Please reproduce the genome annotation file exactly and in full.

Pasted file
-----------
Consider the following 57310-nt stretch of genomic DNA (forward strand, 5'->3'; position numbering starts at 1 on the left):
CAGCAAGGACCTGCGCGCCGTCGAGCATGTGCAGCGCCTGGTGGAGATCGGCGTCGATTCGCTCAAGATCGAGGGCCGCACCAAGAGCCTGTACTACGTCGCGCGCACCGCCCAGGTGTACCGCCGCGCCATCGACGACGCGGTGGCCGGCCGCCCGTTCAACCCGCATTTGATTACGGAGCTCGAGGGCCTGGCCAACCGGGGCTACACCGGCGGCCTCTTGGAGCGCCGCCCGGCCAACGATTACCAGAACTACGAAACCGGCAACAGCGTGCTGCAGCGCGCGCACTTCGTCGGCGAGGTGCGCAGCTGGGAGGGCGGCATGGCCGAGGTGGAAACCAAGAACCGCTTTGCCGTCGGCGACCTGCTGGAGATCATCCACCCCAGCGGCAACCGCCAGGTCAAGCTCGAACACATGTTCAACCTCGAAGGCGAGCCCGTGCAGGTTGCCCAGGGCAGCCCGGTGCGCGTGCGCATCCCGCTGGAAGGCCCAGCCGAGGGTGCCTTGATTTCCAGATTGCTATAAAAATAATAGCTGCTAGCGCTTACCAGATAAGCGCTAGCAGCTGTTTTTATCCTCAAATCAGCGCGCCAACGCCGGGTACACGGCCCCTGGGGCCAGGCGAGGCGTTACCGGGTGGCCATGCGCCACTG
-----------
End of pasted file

Consider the following 57310-nt stretch of genomic DNA (forward strand, 5'->3'; position numbering starts at 1 on the left):
CAGCAAGGACCTGCGCGCCGTCGAGCATGTGCAGCGCCTGGTGGAGATCGGCGTCGATTCGCTCAAGATCGAGGGCCGCACCAAGAGCCTGTACTACGTCGCGCGCACCGCCCAGGTGTACCGCCGCGCCATCGACGACGCGGTGGCCGGCCGCCCGTTCAACCCGCATTTGATTACGGAGCTCGAGGGCCTGGCCAACCGGGGCTACACCGGCGGCCTCTTGGAGCGCCGCCCGGCCAACGATTACCAGAACTACGAAACCGGCAACAGCGTGCTGCAGCGCGCGCACTTCGTCGGCGAGGTGCGCAGCTGGGAGGGCGGCATGGCCGAGGTGGAAACCAAGAACCGCTTTGCCGTCGGCGACCTGCTGGAGATCATCCACCCCAGCGGCAACCGCCAGGTCAAGCTCGAACACATGTTCAACCTCGAAGGCGAGCCCGTGCAGGTTGCCCAGGGCAGCCCGGTGCGCGTGCGCATCCCGCTGGAAGGCCCAGCCGAGGGTGCCTTGATTTCCAGATTGCTATAAAAATAATAGCTGCTAGCGCTTACCAGATAAGCGCTAGCAGCTGTTTTTATCCTCAAATCAGCGCGCCAACGCCGGGTACACGGCCCCTGGGGCCAGGCGAGGCGTTACCGGGTGGCCATGCGCCACTG